Simply put, the Buddhist ethic is three-fold.
(1) Anxiety, Fear and Negativism (greed, hate, guilt, etc..) are all rooted in attachment. Attachment to material things. Attachment to the opinions of others. Attachment to the anxiety, fears and negativism of those you love. Therefore, the path to a calm, peaceful, joyous existence (contentment) is a lack of attachment.
(2) Everything in the Universe (energy, forces, stars, rocks, gases, plants, animals) seeks contentment and therefore deserves full respect and autonomy to find it.
(3) The only way to appreciate and possibly achieve contentment is through "being present" all the time. Achieving full awareness. Full awareness can only be achieved through meditation (thoughtfulness).
To me the thing that makes The Buddha so interesting is that he was able to articulate fundamental principles that are purely humanistic. Being such there is no need for a deity or a set of behavioral rules. There is no need for the morality play or a struggle between good and evil.
Unique, creative, paradigm challenging and simple, yet elegant, Buddhist concepts are very compelling.
My Dad - Norman Knapp
Like Muhammad Ali, my dad was born near the Ohio River. Like Einstein he had a German sir name and a natural curiosity. Like the Buddha, he understood that material things could not bring happiness. Unlike my other heroes, my dad was never an Olympic athlete, a world famous scientist or the founder of a religion.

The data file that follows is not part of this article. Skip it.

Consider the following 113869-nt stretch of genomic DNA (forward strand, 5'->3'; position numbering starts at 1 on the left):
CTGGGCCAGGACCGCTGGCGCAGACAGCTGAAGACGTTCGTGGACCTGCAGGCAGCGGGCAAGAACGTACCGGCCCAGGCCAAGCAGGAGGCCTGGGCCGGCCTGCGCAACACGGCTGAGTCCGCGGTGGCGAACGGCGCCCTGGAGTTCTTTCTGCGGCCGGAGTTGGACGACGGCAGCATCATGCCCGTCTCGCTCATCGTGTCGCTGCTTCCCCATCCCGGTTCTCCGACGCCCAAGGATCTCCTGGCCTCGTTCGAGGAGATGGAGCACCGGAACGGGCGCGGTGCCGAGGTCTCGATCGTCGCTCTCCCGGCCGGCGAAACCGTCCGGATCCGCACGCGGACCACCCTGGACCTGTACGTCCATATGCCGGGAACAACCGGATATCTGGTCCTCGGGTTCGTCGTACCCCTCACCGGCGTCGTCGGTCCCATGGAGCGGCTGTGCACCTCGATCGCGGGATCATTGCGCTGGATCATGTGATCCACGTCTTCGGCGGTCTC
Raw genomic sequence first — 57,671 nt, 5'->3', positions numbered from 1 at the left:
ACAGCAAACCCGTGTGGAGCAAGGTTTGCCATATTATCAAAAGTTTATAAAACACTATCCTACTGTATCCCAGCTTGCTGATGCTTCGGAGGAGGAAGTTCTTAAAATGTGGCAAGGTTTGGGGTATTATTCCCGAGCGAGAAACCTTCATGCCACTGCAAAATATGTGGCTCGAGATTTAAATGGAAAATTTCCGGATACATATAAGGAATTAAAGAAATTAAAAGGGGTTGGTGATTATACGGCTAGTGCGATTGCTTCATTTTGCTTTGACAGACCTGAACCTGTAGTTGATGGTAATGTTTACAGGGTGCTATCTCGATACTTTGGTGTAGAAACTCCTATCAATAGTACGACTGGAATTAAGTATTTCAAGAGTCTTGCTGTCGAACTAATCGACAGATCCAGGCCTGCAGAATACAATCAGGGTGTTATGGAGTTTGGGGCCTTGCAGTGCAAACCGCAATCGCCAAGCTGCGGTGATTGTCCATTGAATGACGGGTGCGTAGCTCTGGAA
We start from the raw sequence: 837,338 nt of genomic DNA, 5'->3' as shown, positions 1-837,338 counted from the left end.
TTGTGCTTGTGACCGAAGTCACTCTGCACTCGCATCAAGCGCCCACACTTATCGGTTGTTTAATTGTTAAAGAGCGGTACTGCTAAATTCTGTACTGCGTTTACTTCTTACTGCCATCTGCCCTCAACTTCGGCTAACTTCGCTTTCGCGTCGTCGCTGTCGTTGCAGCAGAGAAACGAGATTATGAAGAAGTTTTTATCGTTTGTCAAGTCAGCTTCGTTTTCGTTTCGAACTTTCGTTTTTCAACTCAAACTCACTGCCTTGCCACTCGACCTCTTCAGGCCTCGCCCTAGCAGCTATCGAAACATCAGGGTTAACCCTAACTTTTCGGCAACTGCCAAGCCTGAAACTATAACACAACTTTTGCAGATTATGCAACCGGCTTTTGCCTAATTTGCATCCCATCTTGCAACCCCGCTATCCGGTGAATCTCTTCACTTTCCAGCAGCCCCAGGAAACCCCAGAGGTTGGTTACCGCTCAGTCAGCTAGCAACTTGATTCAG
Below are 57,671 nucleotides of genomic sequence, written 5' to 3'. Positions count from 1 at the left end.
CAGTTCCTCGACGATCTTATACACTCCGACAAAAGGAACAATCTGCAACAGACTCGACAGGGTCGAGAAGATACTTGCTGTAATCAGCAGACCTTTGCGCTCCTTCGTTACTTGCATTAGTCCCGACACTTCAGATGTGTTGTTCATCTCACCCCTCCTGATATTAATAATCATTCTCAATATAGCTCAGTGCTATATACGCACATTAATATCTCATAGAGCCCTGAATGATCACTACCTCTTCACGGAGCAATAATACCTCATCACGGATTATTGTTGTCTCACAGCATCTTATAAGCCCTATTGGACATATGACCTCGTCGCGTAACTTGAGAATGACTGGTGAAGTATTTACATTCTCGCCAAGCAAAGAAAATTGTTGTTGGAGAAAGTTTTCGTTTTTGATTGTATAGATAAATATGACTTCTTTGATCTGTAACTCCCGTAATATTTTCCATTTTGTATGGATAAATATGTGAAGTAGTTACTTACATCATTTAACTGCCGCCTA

Norman Knapp was and is, just a man living a relatively simple life. Why then is he one of my heroes? Why does he have a special place on the wall in my office reserved for these other great humans? It may surprise you that his hero status has very little to do with the fact that he is my father. In fact that only connection between him being my dad AND my hero is that if he wasn't my dad, I would have never known about him. My dad is one of the kindest, most generous people that I have ever met.
He is just nice, friendly, funny, smart and caring. That's it. Nothing spectacular to be seen on the surface. However, when you think about it, how many people do you know who genuinely embody kindness, generosity, humility and concern? Probably not many.
My dad always worked a lot when I was a kid and between work, taking care of my sister and doing my mother's bidding, he and I spent very little time together. However, I always felt his presence, his humanity, his essence, everywhere I went. As we got older and spent more time together, I learned to appreciate just being around him. No agenda, nothing to accomplish, just being in proximity of each other. I remember countless times that my dad looked silly or unorthodox while performing a task. I remember countless disappointments and failures that me or my family put on him for the results of some endeavor or other. But, I NEVER remember my dad seeming to feel uncomfortable or feel disappointed or feel like he was a failure. Somewhere inside his psyche the idea that he was any different or any less of a human than the next person, could just never gain ground. My dad is always comfortable in his own skin.
There are three things that my dad told me that I will never forget.
(1) There are two kinds of people in this world. One kind wakes up every morning and complains about everything that they don't have and how miserable they are. Me, I am the other kind. I wake up every morning and can not believe how great my life has been and how much I enjoy living.
(2) You know, this is going to sound horrible, but while I loved your mother more than anyone ever, I don't miss her as much as I thought I would after she died. Its like my life just goes on and hers does not and such is the way of the world. Some of my friends have lost a spouse and they moan about it all the time. I just don't understand that attitude.
(3) Money is like a pretty woman. Its nice to have, but you can live without it.
I hope that you can learn about who I am and how I think, based on not only my choice of heroes, but on the reasons why they are my heroes.